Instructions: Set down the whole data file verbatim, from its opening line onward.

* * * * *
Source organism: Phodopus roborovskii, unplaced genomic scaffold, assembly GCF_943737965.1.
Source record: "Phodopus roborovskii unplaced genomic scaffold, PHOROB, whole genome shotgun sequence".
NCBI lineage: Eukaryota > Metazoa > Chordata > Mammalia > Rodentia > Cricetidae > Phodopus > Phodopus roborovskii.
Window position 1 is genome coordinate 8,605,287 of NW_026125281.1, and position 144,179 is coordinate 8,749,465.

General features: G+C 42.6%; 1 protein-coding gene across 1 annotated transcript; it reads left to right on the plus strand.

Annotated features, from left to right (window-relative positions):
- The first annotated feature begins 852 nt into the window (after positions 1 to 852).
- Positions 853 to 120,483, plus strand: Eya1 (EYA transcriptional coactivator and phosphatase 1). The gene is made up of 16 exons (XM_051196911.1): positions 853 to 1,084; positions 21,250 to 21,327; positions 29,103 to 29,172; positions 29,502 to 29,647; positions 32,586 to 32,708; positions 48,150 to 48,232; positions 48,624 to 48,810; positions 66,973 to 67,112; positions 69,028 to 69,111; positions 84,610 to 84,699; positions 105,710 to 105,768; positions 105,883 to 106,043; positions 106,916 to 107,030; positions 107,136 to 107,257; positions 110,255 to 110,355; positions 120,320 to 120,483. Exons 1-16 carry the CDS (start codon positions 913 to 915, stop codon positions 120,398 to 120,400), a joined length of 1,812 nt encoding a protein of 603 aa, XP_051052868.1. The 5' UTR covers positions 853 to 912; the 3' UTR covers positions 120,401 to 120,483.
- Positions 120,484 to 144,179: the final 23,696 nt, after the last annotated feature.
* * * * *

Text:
Source organism: Phodopus roborovskii, unplaced genomic scaffold, assembly GCF_943737965.1.
Source record: "Phodopus roborovskii unplaced genomic scaffold, PHOROB, whole genome shotgun sequence".
NCBI lineage: Eukaryota > Metazoa > Chordata > Mammalia > Rodentia > Cricetidae > Phodopus > Phodopus roborovskii.
Window position 1 is genome coordinate 8,605,287 of NW_026125281.1, and position 144,179 is coordinate 8,749,465.

General features: G+C 42.6%; 1 protein-coding gene across 1 annotated transcript; it reads left to right on the plus strand.

Annotated features, from left to right (window-relative positions):
- The first annotated feature begins 852 nt into the window (after positions 1 to 852).
- Positions 853 to 120,483, plus strand: Eya1 (EYA transcriptional coactivator and phosphatase 1). The gene is made up of 16 exons (XM_051196911.1): positions 853 to 1,084; positions 21,250 to 21,327; positions 29,103 to 29,172; positions 29,502 to 29,647; positions 32,586 to 32,708; positions 48,150 to 48,232; positions 48,624 to 48,810; positions 66,973 to 67,112; positions 69,028 to 69,111; positions 84,610 to 84,699; positions 105,710 to 105,768; positions 105,883 to 106,043; positions 106,916 to 107,030; positions 107,136 to 107,257; positions 110,255 to 110,355; positions 120,320 to 120,483. Exons 1-16 carry the CDS (start codon positions 913 to 915, stop codon positions 120,398 to 120,400), a joined length of 1,812 nt encoding a protein of 603 aa, XP_051052868.1. The 5' UTR covers positions 853 to 912; the 3' UTR covers positions 120,401 to 120,483.
- Positions 120,484 to 144,179: the final 23,696 nt, after the last annotated feature.